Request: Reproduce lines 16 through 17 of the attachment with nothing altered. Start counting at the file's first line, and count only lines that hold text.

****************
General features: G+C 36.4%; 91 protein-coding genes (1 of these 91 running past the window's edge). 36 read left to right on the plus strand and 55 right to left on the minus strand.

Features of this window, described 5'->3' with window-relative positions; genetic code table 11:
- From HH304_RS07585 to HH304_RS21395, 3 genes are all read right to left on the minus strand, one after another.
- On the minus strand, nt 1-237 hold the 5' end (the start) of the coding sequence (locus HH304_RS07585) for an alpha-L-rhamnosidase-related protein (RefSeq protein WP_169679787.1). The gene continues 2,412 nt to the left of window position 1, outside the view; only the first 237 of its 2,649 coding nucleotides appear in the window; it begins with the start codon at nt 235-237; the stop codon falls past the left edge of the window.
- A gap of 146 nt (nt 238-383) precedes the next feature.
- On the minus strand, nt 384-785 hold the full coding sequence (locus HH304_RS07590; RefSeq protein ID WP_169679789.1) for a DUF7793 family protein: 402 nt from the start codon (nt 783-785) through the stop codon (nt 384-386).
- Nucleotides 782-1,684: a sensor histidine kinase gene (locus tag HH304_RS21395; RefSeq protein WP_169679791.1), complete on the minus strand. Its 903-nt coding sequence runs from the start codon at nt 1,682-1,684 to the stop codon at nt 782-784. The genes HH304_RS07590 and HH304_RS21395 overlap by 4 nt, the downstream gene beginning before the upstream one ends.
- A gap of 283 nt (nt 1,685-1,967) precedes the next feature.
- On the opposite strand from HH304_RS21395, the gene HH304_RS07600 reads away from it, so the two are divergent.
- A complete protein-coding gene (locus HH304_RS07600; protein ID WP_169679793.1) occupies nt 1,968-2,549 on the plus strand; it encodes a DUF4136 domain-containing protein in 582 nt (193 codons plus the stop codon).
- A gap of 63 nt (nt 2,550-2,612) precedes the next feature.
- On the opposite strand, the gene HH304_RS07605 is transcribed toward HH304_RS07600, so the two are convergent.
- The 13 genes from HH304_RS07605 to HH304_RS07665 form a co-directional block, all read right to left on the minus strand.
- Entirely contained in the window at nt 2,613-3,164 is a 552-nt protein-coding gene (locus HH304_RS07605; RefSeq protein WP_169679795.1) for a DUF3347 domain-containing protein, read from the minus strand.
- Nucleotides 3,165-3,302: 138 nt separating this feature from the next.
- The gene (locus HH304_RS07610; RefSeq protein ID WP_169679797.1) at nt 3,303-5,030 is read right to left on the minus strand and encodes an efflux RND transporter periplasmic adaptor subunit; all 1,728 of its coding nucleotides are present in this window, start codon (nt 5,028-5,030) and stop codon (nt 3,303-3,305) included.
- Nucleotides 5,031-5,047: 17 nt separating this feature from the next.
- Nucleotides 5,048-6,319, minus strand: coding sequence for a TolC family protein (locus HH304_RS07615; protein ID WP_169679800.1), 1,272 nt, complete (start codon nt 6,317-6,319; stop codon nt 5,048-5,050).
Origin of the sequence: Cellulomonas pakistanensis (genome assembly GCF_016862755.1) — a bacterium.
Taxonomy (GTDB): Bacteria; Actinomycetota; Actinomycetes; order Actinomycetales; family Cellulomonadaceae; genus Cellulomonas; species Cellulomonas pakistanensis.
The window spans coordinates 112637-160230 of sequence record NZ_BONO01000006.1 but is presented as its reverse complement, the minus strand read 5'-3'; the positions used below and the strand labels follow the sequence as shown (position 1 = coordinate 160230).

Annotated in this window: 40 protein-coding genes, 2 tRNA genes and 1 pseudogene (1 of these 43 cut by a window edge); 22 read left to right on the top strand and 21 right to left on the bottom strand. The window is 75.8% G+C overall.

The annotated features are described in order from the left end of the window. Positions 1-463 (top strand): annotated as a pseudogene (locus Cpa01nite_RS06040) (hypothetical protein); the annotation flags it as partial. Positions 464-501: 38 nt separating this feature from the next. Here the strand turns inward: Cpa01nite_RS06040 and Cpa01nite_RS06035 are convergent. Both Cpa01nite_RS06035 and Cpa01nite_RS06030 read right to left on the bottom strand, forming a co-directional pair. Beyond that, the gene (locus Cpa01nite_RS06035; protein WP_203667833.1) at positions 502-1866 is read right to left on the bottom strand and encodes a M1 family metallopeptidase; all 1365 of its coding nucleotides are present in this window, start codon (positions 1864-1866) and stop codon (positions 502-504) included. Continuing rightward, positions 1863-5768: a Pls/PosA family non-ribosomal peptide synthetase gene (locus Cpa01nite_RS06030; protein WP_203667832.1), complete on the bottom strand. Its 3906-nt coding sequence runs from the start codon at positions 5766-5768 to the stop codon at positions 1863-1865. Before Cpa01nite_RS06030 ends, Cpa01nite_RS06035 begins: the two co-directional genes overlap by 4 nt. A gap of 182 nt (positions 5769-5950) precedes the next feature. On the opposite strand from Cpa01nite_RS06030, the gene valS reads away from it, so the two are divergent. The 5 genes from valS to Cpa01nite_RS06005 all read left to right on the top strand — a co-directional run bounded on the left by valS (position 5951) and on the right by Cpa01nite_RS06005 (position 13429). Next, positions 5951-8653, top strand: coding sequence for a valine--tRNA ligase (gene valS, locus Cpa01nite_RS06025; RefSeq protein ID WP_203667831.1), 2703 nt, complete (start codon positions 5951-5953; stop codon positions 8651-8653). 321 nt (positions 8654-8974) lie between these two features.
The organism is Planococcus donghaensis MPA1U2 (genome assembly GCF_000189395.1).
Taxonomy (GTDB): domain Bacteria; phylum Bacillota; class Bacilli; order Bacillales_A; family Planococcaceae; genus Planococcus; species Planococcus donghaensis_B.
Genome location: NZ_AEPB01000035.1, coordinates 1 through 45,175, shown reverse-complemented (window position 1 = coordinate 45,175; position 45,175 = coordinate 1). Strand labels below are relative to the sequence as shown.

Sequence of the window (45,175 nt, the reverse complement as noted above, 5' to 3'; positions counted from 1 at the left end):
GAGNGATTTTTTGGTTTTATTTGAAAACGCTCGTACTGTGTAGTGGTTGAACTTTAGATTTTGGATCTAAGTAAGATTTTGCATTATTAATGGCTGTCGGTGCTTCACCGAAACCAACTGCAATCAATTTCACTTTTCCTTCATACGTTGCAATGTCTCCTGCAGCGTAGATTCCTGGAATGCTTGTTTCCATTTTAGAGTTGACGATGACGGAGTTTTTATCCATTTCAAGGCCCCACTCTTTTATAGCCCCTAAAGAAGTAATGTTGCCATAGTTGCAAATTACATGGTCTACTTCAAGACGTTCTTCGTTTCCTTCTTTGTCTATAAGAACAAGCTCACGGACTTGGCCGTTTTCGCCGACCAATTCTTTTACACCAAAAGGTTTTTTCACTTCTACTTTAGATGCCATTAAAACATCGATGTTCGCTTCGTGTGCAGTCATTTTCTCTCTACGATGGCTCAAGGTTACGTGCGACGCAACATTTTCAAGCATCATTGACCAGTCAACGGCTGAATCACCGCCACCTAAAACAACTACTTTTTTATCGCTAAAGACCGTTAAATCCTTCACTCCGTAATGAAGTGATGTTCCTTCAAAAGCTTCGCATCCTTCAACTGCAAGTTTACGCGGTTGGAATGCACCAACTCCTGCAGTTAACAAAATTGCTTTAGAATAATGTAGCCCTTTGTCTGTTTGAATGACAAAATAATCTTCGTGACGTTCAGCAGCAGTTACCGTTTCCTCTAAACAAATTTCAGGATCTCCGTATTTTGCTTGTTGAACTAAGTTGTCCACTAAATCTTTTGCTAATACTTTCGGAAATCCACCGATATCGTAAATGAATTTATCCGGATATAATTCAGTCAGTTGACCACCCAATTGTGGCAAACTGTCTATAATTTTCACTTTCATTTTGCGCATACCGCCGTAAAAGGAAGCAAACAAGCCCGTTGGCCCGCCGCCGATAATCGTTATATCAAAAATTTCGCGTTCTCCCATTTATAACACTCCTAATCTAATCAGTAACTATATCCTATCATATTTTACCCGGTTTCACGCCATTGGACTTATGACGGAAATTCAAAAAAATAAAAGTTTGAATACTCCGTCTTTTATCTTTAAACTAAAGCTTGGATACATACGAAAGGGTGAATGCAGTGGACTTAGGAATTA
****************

- The gene (locus HH304_RS07610; RefSeq protein ID WP_169679797.1) at nt 3,303-5,030 is read right to left on the minus strand and encodes an efflux RND transporter periplasmic adaptor subunit; all 1,728 of its coding nucleotides are present in this window, start codon (nt 5,028-5,030) and stop codon (nt 3,303-3,305) included.
- Nucleotides 5,031-5,047: 17 nt separating this feature from the next.